Stewart Mandel succinctly catches the “pinch me, I’m dreaming” aspect of the business side of college football these days:
… Otherwise, it’s business as usual among college football’s power brokers, which must seem mind numbing to their critics. But really, what’s their incentive for change?
Some would assume it’s money. How many times have we read over the past year that the commissioners are “leaving money on the table” by neglecting to adopt a playoff.
Yet over that same time, ESPN and Fox have been throwing obscene amounts of money at conferences and individual schools to show their regular-season games. The Pac-10 (soon to be Pac-12) is about to make a killing off their forthcoming rights deal, thanks to interest from Comcast/NBC.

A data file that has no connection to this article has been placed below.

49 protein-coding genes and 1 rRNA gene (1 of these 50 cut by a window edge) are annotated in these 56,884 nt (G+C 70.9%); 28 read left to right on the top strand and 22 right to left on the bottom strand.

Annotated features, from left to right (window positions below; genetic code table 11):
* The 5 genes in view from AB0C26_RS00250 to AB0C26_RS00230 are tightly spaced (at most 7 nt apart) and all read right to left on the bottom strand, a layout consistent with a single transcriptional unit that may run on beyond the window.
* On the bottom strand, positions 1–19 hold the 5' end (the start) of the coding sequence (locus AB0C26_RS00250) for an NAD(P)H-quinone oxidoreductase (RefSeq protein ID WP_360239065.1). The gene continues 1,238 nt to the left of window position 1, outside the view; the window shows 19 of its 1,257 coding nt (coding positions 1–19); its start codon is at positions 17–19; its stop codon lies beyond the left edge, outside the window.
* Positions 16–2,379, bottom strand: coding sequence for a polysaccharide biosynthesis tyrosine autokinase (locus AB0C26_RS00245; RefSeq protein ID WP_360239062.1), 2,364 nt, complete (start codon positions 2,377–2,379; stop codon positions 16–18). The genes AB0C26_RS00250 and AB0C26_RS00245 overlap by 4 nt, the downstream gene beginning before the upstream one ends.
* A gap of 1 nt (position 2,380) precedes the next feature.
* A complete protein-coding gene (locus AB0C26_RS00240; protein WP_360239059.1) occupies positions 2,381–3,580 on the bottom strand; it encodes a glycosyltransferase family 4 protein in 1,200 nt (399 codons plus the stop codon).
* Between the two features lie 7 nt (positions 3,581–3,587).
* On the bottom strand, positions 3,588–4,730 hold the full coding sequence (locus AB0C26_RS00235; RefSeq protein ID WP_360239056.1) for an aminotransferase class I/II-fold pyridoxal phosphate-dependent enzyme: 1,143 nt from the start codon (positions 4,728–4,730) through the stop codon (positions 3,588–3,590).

The Pac-10 made about $28 million from the BCS last year. It’s expected to net nearly 10 times that with its new deal. And the commissioners will tell you their revolutionary 1-2 game is a major reason for that.
“We never could have believed the regular season would have grown over the last 15 years the way it’s grown, and I think that’s due in part to the BCS,” said Delany. “Obviously along the way there’s been controversy, but if you look at the growth of the television, the growth of interest in conferences around the country, I think it’s been a resounding success — more successful than I ever thought.”
This is what the Wetzels and PlayoffPACs keep missing every time they insist that college football’s power brokers are morons for not adopting a playoff. Those guys are making a killing lately on the regular season – and they don’t have to share the wealth outside of their own conferences.
Until somebody can present a convincing argument why Mike Slive, Jim Delany, Dan Beebe and the rest of their ilk should risk changing that, it ain’t gonna happen.